Friday, January 13, 2012

Don't Be a Hater

The good writer's habit sparkly vampires can teach you

by Dave Butler


Sparkly Edward Cullen fell in love with his favorite food
So Bella finally gets her moment along with Edward in the woods, and it's intimate and dangerous and they each reveal their true self, and in the sunlight, unexpectedly, the dashing vampires… sparkles.  What the hell?  This has got to be the single stupidest thing ever written on the page of a novel, hasn't it?  Vampires don't sparkle, they burst into flame and die horribly, or they evaporate into smoke or shrivel up or turn into bats or something, but… sparkle?

It's easy to resent success.  It's easy to read great-selling books like the Twilight series or Harry Potter (see Tuesday's entry) and snipe about their many shortcomings.  Here's the thing: that's a waste of your time, and it's probably just envy talking.

What are you talking about, Butler?  Aren't you the guy who took down Harry Potter just three days ago?  Nope, I'm not.  I'm the guy that pointed out a weakness in the storytelling of the popular books, as an analytical matter, so that you could see the principle involved and avoid making the same mistake in your own writing.  And that is what you need to do about big-selling books.  It's okay to see their weaknesses, but the thing you have to do is think about their strengths.  It's foolish to dismiss Meyer or Rowling as lucky; the fact is, they wrote books that appealed to agents and editors and buyers so much that, even though they were both debut authors, they rocketed to the tops of the charts.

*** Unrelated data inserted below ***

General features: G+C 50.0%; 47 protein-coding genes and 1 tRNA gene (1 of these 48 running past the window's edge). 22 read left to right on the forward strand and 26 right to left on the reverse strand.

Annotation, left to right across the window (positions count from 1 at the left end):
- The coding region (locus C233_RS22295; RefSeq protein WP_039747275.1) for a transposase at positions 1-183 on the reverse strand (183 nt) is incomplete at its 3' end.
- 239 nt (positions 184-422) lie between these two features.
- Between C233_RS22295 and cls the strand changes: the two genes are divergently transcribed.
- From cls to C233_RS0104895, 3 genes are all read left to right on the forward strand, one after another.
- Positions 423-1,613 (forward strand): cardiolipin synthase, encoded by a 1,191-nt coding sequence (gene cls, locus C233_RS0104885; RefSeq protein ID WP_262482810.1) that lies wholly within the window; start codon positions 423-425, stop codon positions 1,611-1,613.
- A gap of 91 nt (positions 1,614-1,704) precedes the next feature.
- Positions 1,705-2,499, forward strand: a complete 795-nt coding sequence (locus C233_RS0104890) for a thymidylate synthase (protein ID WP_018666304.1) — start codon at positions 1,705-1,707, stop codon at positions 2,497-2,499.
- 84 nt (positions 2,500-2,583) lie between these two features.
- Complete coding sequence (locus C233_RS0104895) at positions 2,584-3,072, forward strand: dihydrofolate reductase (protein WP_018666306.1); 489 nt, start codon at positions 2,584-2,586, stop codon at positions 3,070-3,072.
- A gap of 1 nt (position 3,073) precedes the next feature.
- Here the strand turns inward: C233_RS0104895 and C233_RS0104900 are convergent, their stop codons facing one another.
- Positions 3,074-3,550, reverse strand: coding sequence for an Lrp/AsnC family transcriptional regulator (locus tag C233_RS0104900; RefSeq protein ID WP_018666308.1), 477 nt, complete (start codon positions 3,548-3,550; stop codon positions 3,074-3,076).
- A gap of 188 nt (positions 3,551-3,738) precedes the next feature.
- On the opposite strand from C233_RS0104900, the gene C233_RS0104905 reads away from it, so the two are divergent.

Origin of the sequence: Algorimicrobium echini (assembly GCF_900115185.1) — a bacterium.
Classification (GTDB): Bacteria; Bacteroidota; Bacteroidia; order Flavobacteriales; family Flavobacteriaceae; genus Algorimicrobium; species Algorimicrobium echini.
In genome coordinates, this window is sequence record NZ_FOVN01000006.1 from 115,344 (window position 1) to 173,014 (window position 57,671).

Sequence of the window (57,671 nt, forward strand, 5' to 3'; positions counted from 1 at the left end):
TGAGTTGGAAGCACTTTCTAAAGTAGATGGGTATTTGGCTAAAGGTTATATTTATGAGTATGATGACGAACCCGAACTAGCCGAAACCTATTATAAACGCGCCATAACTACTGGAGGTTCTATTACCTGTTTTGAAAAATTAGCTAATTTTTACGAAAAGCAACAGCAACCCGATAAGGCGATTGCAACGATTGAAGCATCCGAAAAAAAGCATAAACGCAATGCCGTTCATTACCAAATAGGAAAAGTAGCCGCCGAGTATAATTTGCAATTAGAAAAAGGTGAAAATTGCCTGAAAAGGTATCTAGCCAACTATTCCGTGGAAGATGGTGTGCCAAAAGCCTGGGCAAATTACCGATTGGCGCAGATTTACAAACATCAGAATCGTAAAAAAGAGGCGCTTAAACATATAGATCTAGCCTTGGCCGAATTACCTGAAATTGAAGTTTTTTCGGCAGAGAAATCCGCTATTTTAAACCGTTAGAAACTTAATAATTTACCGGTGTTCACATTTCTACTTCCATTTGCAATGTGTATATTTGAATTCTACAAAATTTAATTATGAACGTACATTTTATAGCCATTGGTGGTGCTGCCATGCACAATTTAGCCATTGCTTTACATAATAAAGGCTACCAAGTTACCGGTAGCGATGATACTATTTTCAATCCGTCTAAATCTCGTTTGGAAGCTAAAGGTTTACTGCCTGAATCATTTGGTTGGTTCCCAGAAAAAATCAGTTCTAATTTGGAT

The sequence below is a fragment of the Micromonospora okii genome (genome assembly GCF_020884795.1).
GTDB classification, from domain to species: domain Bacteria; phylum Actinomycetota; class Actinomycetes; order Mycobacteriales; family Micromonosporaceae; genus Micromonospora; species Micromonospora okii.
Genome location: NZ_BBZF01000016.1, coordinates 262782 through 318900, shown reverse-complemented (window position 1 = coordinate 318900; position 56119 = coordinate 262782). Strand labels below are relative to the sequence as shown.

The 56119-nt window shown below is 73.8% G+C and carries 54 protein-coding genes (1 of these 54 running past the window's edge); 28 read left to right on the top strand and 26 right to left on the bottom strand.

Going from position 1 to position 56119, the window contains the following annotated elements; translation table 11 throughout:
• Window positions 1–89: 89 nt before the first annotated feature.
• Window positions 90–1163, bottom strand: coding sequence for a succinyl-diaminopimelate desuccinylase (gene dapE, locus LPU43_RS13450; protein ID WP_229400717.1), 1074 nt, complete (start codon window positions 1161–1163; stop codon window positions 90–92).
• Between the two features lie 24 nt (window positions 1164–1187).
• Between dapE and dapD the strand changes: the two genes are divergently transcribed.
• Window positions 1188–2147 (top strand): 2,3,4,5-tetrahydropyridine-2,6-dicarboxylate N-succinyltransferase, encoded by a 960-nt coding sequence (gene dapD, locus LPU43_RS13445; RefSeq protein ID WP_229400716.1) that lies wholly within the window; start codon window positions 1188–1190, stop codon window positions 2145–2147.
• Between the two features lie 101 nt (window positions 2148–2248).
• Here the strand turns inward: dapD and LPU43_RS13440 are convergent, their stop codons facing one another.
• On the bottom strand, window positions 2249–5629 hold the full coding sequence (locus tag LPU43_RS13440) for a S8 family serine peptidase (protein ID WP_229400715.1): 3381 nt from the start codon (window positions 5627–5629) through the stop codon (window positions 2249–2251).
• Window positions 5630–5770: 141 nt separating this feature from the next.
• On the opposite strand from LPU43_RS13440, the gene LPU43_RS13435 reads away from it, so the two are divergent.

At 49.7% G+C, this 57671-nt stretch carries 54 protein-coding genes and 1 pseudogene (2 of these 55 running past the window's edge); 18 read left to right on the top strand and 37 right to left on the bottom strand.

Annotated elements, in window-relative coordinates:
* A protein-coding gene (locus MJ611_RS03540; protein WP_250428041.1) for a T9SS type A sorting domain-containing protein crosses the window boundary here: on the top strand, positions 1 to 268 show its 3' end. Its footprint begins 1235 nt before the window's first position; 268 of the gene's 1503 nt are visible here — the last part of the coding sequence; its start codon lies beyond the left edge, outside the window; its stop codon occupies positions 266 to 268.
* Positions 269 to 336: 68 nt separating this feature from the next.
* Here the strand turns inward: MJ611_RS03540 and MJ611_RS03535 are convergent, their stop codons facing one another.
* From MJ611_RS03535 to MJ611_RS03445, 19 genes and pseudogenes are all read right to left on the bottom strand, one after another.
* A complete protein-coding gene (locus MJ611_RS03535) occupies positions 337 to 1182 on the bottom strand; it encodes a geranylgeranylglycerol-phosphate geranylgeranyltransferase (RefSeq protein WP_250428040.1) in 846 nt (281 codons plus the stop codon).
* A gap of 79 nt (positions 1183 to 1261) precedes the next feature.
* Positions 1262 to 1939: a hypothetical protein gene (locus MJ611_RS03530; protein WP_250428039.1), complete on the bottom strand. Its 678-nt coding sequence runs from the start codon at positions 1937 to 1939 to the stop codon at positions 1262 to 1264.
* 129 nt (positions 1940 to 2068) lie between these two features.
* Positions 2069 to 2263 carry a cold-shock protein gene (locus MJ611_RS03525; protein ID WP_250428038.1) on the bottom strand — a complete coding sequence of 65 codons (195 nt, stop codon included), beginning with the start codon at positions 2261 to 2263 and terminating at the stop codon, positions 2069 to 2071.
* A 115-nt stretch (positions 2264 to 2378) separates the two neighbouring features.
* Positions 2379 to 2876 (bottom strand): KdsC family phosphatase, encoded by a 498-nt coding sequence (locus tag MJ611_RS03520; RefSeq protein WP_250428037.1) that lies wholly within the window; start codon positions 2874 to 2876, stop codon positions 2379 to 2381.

Success is susceptible of analysis.  So it's okay to observe that Twilight also lacks a plot, and that it is thin on the ground in subplots, and that its characters are two-dimensional.  But ask yourself this question: what did Stephanie Meyer do right?  She did something that made millions of people love her… what was it?

I think it was the longing.  I think it was the vision that Bella has of Edward, which is a perfect Byronic / Jungian archetype of the self-restraining, deep, sensitive man who is dangerous, means more than he says and had the unusual insight to spot the great secret, perfect beauty of the heroine.  But maybe I'm wrong, and it was something else.  What do you think?

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